And on “Whiplash” the band combines elements of both previous tracks to create a harsh and unforgiving goth metal banger. This newfound sound from the band both matches the melodic and stylistic feelings from previous workings, whilst simultaneously pushing the boundaries of how far the heaviness of their sound can go. Upon the announcement of this EP the band said that this would be an insight into the direction of their upcoming album. If it’s anything similar to the quality of this EP then it could well be some the bands most exhilarating work of recent times.
The Horrors have announced a new EP Lout, set to be released on March 12th. The band have also shared the title track from the upcoming EP, “Lout”, which sees the band take a more industrial metal attack to their sound.
“There’s something about it which feels like a return to a heavier sound but really it’s a million miles away from anything we’ve done,” said keyboardist Tom Furse. “Keeping the sound aggressive and the beats heavy was a central tenet, everything seemed to fall around that.”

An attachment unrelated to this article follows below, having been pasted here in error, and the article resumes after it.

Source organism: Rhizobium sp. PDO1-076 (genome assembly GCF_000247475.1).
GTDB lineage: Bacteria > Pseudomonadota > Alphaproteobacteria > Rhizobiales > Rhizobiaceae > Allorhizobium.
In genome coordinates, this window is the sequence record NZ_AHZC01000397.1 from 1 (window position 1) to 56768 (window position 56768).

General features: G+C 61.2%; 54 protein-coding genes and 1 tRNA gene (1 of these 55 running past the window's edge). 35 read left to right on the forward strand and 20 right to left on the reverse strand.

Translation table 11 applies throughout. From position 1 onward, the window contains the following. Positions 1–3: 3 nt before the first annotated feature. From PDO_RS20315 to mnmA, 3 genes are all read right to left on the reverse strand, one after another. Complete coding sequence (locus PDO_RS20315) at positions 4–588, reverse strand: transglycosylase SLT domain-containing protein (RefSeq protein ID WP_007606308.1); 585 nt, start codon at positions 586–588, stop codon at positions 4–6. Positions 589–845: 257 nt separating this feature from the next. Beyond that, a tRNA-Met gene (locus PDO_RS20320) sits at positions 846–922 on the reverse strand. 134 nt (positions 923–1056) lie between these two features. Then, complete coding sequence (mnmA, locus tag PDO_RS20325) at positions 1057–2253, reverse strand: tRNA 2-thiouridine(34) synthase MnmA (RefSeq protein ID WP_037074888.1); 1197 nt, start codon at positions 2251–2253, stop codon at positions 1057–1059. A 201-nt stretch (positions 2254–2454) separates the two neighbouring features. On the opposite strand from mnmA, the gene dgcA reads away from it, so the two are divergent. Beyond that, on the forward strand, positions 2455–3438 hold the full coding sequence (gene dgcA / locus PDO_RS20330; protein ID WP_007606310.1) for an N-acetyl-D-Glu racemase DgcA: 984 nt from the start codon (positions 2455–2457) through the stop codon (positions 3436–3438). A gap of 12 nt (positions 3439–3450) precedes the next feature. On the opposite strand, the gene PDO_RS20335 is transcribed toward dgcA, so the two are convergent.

Bassist Rhys Webb added: “It’s the nastiest music we’ve made since [2007 debut] ‘Strange House’. An intense barrage of industrial noise. A return to the spirit and attitude of our debut LP but blasted into the future.”
“In the past whenever we’ve written stuff with a harder edge it’s come from the energy we get from all playing together in a room but creating this kind of atmosphere remotely was a different challenge,” said Badwan. “It’s the same level of intensity as the 100-miles-an-hour stuff we’ve done in the past but the anger is somehow more channelled. I can’t wait to play these songs live as there’s so much freedom in that kind of chaos.”